"The DPRK is consistent in its stand and will to achieve peace in Northeast Asia and denuclearization of the whole of the Korean peninsula," the North's joint editorial said, using the country's official title, the Democratic People's Republic of Korea.
North Korea alarmed the world in November when it revealed through U.S. scholars that it was operating thousands of centrifuges to enrich uranium, a second track to building nuclear bombs.
The country, which has conducted two nuclear tests since 2006, claims the uranium enrichment, coupled with the construction of a light-water reactor, is for peaceful energy use. The U.S. sees the argument as a thin cover for advanced nuclear arms development.
Stressing that light industries are the "major front," the North said standards of living for its people should be improved ahead of 2012, the year the leadership has designated as a moment in its history to rise as "a great, prosperous and powerful country."
"Next year we will be greeting the centenary of the birth of President Kim Il-sung," the country's founder who passed his power to his son Kim Jong-il upon his death in 1994, the editorial said.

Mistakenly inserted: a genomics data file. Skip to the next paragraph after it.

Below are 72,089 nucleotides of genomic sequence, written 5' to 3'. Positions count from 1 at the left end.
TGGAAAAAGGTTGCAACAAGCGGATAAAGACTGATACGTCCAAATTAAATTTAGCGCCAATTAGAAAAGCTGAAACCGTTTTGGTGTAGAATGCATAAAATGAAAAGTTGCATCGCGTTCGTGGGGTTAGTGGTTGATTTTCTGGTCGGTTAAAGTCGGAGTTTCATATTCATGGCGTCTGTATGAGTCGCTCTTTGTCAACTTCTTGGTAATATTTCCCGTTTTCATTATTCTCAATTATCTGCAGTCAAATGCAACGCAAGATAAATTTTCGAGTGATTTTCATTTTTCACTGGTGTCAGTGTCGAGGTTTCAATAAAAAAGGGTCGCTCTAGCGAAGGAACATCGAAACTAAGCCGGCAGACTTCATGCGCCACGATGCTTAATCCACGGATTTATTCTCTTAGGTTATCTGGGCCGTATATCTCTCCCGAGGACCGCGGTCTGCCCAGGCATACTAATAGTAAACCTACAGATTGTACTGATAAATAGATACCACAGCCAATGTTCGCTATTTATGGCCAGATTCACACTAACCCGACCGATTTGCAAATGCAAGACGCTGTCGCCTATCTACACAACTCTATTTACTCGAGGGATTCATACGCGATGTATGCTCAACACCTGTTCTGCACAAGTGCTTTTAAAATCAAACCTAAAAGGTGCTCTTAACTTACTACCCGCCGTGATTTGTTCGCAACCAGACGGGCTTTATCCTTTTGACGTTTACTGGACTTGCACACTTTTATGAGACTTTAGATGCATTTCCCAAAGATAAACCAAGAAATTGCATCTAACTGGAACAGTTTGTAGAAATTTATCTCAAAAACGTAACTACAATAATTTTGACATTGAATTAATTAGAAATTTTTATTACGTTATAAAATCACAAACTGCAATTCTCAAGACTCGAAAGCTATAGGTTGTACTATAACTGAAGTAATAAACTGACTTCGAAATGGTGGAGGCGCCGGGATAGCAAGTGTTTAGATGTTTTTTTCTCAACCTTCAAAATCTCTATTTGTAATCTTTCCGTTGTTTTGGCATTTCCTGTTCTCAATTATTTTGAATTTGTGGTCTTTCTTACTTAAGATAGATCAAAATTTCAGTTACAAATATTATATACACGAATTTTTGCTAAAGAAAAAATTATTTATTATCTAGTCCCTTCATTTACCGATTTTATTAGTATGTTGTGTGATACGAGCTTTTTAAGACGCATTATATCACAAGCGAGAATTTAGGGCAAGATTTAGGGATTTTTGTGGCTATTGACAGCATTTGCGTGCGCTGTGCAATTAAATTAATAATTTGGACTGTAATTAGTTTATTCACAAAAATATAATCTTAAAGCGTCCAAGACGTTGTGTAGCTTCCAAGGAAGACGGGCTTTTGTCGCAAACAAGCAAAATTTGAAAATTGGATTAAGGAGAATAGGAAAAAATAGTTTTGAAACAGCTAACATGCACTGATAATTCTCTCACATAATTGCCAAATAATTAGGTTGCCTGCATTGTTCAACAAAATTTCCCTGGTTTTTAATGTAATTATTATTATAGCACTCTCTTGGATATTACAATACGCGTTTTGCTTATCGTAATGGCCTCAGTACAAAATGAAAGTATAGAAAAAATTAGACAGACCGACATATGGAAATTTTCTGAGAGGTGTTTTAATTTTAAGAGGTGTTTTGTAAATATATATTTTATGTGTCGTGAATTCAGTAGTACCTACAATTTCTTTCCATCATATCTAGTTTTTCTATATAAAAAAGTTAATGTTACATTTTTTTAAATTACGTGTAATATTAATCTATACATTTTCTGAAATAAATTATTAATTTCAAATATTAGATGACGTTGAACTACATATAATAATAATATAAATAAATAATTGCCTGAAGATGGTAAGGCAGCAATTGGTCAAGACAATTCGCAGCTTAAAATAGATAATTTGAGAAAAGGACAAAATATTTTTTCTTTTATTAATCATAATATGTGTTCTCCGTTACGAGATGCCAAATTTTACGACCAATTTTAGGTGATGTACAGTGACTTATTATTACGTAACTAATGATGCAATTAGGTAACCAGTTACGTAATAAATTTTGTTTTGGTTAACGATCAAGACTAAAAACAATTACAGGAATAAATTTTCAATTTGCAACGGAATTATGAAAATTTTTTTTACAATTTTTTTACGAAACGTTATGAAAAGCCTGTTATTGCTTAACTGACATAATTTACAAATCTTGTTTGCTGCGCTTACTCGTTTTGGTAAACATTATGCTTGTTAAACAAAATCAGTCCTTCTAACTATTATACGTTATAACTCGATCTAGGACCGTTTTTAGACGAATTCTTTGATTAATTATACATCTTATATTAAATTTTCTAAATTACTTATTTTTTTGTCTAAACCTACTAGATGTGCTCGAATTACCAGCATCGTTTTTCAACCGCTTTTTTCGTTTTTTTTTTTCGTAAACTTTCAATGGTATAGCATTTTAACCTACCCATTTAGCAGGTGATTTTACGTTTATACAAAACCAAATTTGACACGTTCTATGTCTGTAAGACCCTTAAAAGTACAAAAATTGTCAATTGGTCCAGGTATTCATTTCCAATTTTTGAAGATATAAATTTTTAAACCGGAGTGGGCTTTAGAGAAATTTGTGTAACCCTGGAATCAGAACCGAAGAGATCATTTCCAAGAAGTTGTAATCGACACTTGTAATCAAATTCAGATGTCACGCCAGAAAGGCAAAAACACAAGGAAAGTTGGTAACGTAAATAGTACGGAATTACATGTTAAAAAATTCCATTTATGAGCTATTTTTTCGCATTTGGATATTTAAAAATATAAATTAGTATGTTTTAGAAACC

"We should launch an all-out, vigorous offensive for a breakthrough to realize the wish of the President to build a prosperous country," it said, calling for a "full-scale offensive" to revive the moribund economy.
The North suffered extreme inflation and social unrest in some regions after a botched currency reform in late 2009 sent the prices of staples soaring high. The failure to reassert control on the market economy reportedly led authorities to make a public apology.
"Improving the economic management becomes more urgent at the moment, when the national economy is put on the trajectory of revitalization," the editorial said, calling for a boost in the production of "primary consumer goods and other necessities widely used in life."
"The sector of light industry should turn out commodities that would be favored by people," it said.
South Korean officials reacted cautiously with North Korea's call for better relations.
"The joint editorial talked on ending confrontations, while stressing military readiness," a senior official at the South's defense ministry said on the condition of anonymity, adding he has "doubts over the North's seriousness."